Military Coalition in Afghanistan Underminded: Why the Kandahar Offensive Could Backfire

In-depth Report:

Rather the Taliban than the government of Karzai or the US army say the people of Khandahar, about to face yet another NATO onslaught touted as a “turning point” after nine years of war in Afghanistan.

The southern Afghan province of Kandahar trusts the Taliban more than the government. And that’s according to a survey commissioned by the US Army.

Kandahar is expected to be the focal point of operations for US and NATO troops this summer, but a poll recently conducted by the Army’s controversial social science program, the Human Terrain System (HTS), is warning that rampant local corruption, and a lack of security, could undermine coalition efforts to win the support of the local population.

Among other things, the survey’s authors warned that a lack of confidence in the Afghan government “sets conditions for a disenfranchised population to respond either by not supporting the government due to its inability to deliver improvements in the quality of life or, worse yet, by supporting the Taliban.”

The unclassified report (.pdf) is worth examining for several reasons. For starters, it addresses many of the questions raised by Maj. Gen. Michael Flynn, the top US intelligence officer in Afghanistan. In an assessment made public earlier this year, Flynn complained that the coalition lacked a real understanding of the cultural context of the insurgency, and said troops needed richer information about the communities they were trying to engage.

That’s where HTS is supposed to come in. Originally, the program was focused on embedding social scientists and anthropologists within brigades. But as several people close to the program tell Danger Room, there is now an emphasis on larger-scale polls run by local contractors as a way to obtain a larger picture of the situation.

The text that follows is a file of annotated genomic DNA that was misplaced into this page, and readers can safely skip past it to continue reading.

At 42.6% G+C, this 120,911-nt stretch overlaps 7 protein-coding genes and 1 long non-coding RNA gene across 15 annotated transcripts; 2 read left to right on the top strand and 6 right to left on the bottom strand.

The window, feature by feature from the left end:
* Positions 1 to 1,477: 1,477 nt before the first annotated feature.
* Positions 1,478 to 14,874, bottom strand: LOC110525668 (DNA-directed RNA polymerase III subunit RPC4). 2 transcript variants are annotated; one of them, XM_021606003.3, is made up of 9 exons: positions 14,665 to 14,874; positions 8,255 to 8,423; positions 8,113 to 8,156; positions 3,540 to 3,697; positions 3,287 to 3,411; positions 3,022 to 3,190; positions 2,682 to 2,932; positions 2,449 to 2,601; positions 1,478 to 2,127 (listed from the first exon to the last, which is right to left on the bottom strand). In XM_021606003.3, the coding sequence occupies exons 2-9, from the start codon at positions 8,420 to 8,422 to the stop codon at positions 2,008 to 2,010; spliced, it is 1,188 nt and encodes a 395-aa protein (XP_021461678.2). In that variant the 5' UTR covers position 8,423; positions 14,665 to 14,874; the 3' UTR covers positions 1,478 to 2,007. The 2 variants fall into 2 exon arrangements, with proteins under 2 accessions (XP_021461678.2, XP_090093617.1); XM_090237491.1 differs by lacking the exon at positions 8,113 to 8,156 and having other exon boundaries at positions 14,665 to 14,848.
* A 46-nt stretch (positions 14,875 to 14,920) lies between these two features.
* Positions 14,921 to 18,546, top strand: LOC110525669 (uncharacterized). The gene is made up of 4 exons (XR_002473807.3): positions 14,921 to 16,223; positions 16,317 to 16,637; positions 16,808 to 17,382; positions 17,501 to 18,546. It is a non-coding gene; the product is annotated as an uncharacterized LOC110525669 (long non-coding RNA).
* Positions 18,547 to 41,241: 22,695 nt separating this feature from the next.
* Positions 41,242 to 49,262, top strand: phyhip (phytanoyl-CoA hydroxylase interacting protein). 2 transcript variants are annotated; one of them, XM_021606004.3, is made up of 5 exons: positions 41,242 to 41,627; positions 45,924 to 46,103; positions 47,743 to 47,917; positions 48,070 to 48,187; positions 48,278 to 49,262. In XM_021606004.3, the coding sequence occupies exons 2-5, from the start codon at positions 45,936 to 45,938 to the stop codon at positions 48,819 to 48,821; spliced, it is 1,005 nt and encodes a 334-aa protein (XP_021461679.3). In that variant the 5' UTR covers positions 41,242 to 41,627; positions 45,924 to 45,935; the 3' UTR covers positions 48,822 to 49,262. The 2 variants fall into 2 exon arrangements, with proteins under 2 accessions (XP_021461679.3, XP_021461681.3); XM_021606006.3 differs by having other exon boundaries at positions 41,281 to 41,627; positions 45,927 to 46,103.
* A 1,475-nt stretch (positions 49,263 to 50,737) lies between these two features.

Both polling and embedding researchers have their risks, and their shortcomings: Two HTS social scientists have been killed in Afghanistan, but conducting surveys, even through local companies, can also be perilous. The survey draws on a total of 1,994 interviews covering nine of Kandahar Province’s 16 districts. But it leaves out seven crucial districts: As the survey’s authors note, there are “inherent dangers associated with conducting surveys in a conflict zone” like Kandahar Province, and interviewers stayed out of areas with active violence.

In other words, the survey leaves out the populations that most need to be understood, at least from the coalition’s perspective. Still, the results are telling. Interviewers queried residents of Kandahar on everything from quality of services like clean water, electricity to the availability of primary schooling for girls and boys and medical care. They also asked local residents about security government effectiveness.

Among the findings: Security on the roads is a major issue for residents of Kandahar. “When respondents are asked if they feel unsafe traveling within their district or around the province, in eight out of ten districts, at least half say they are unsafe,” the study says. And the biggest threat to security while traveling in the province, respondents said: Army and police checkpoints.

Likewise, attitudes in the south are generally sympathetic to the Taliban. Reconciliation with the insurgency is a popular concept in the province, and a significant majority of respondents viewed Taliban as “our Afghan brothers.” Some 84 percent cited “corruption” as the main reason for the conflict. But most of that corruption in on the government side: 53 percent said the Taliban cannot be corrupted.

Finally, there’s a significant amount of skepticism about the local police and security forces. “The primary reason respondents in Kandahar consider joining the ANSF [Afghan National Security Forces] is the desire for a job and a paycheck,” the study says. “Respondents are deterred from considering a career in the ANSF because of the dangers. Across all districts, the ANP [Afghan National Police] is viewed as a more dangerous profession than the ANA [Afghan National Army].”

Articles by: Nathan Hodge

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